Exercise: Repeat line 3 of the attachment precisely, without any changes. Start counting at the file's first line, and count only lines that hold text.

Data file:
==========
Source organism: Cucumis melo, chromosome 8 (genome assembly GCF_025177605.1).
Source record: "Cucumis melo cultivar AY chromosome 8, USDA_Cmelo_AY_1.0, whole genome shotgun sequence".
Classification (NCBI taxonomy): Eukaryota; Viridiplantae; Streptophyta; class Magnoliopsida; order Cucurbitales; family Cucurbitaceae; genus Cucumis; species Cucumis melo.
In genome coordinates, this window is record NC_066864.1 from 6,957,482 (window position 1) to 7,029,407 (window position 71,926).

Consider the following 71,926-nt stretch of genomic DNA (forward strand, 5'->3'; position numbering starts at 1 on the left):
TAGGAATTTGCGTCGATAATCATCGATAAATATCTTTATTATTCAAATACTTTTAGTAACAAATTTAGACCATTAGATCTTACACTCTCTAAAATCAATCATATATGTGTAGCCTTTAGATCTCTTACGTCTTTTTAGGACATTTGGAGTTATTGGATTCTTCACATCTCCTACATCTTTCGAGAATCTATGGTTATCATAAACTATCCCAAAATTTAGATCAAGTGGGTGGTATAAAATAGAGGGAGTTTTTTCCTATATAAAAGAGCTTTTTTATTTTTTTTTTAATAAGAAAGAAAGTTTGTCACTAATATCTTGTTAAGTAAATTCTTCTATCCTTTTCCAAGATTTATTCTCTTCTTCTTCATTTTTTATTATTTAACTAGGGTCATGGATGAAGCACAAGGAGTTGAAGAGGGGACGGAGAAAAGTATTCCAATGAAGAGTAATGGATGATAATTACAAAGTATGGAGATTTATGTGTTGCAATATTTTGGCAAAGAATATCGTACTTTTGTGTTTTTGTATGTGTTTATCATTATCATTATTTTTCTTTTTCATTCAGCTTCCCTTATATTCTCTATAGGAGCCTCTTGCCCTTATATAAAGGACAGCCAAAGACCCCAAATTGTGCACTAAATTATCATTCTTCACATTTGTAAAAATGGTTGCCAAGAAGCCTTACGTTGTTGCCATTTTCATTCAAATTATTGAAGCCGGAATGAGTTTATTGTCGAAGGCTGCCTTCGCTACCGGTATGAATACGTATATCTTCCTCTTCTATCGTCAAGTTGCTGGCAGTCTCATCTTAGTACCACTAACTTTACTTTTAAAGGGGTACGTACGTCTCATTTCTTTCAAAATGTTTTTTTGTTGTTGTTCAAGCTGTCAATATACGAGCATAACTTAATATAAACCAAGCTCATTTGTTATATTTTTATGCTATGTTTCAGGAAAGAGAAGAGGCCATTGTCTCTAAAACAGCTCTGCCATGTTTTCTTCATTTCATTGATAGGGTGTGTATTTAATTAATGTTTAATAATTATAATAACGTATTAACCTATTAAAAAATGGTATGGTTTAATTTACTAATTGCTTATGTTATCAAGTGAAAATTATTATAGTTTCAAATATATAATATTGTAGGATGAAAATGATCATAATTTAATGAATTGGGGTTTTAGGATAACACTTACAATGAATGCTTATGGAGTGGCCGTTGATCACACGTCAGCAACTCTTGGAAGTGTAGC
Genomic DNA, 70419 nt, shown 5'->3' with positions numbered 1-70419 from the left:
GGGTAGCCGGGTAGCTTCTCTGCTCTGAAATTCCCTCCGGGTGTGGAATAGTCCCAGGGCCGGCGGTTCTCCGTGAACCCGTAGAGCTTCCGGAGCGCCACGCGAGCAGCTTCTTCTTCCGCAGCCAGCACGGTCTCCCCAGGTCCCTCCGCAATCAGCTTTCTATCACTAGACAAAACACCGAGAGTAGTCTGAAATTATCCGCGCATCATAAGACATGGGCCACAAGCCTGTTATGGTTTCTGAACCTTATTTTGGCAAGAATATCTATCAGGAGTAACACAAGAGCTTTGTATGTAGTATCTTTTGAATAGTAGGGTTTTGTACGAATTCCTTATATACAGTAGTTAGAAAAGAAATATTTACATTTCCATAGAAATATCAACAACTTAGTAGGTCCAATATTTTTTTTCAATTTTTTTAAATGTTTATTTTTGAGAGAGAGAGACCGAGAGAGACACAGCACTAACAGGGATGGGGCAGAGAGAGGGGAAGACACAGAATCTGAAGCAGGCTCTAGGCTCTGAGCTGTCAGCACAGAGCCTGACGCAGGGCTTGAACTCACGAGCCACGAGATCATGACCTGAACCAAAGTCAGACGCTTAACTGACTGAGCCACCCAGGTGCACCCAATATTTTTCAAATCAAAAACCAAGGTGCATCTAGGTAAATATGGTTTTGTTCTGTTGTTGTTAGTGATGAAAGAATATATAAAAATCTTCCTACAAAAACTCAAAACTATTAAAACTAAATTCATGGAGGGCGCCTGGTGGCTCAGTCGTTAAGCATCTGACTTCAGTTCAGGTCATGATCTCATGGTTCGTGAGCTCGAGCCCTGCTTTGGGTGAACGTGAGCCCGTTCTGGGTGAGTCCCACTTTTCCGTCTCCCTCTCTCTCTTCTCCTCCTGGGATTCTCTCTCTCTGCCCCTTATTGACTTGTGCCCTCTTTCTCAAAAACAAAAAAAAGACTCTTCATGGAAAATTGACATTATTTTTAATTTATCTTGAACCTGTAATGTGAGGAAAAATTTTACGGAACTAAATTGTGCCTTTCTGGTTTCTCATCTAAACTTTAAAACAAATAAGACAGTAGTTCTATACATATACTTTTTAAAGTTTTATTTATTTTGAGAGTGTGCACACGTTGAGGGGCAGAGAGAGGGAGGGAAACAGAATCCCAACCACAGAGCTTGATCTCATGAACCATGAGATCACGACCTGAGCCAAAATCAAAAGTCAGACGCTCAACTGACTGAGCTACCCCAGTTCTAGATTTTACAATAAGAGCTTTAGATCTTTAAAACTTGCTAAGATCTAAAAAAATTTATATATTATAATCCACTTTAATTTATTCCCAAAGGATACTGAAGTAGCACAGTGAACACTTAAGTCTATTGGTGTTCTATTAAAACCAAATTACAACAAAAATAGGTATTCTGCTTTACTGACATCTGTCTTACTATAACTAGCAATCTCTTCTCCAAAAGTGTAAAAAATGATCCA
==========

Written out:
Classification (NCBI taxonomy): Eukaryota; Viridiplantae; Streptophyta; class Magnoliopsida; order Cucurbitales; family Cucurbitaceae; genus Cucumis; species Cucumis melo.